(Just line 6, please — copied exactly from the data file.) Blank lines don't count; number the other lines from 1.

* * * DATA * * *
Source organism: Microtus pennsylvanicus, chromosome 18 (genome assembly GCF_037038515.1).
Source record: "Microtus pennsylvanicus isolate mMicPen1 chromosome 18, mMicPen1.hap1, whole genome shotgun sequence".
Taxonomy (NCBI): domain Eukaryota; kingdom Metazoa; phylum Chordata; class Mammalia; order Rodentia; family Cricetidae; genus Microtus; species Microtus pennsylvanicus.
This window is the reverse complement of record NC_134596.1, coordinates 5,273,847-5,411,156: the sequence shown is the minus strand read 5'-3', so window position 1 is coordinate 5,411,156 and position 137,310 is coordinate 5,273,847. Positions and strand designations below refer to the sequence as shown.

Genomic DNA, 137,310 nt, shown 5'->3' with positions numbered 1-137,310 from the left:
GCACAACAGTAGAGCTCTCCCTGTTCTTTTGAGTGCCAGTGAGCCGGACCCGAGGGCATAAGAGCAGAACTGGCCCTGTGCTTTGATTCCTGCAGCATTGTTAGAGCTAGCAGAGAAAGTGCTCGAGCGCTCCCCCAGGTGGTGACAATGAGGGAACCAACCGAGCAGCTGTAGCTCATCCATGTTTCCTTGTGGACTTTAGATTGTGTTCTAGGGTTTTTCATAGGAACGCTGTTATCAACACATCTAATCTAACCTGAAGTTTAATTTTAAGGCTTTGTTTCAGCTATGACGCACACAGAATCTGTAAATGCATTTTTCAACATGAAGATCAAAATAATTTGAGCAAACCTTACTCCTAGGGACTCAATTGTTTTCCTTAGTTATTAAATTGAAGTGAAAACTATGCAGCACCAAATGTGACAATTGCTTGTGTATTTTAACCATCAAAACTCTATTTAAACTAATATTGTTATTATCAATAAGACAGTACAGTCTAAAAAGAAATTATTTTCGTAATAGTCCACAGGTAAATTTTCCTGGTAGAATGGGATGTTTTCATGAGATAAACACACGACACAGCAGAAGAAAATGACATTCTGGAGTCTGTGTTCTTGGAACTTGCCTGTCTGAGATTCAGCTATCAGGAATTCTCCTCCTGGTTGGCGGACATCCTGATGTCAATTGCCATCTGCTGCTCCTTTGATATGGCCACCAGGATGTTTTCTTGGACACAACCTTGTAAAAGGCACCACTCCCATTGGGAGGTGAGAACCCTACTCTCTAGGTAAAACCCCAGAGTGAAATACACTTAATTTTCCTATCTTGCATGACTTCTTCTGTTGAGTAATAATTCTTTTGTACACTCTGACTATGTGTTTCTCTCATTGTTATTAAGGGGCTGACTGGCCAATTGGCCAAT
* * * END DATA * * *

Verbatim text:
GCACAACAGTAGAGCTCTCCCTGTTCTTTTGAGTGCCAGTGAGCCGGACCCGAGGGCATAAGAGCAGAACTGGCCCTGTGCTTTGATTCCTGCAGCATTGTTAGAGCTAGCAGAGAAAGTGCTCGAGCGCTCCCCCAGGTGGTGACAATGAGGGAACCAACCGAGCAGCTGTAGCTCATCCATGTTTCCTTGTGGACTTTAGATTGTGTTCTAGGGTTTTTCATAGGAACGCTGTTATCAACACATCTAATCTAACCTGAAGTTTAATTTTAAGGCTTTGTTTCAGCTATGACGCACACAGAATCTGTAAATGCATTTTTCAACATGAAGATCAAAATAATTTGAGCAAACCTTACTCCTAGGGACTCAATTGTTTTCCTTAGTTATTAAATTGAAGTGAAAACTATGCAGCACCAAATGTGACAATTGCTTGTGTATTTTAACCATCAAAACTCTATTTAAACTAATATTGTTATTATCAATAAGACAGTACAGTCTAAAAAGAAATTATTTTCGTAATAGTCCACAGGTAAATTTTCCTGGTAGAATGGGATGTTTTCATGAGATAAACACACGACACAGCAGAAGAAAATGACATTCTGGAGTCTGTGTTCTTGGAACTTGCCTGTCTGAGATTCAGCTATCAGGAATTCTCCTCCTGGTTGGCGGACATCCTGATGTCAATTGCCATCTGCTGCTCCTTTGATATGGCCACCAGGATGTTTTCTTGGACACAACCTTGTAAAAGGCACCACTCCCATTGGGAGGTGAGAACCCTACTCTCTAGGTAAAACCCCAGAGTGAAATACACTTAATTTTCCTATCTTGCATGACTTCTTCTGTTGAGTAATAATTCTTTTGTACACTCTGACTATGTGTTTCTCTCATTGTTATTAAGGGGCTGACTGGCCAATTGGCCAAT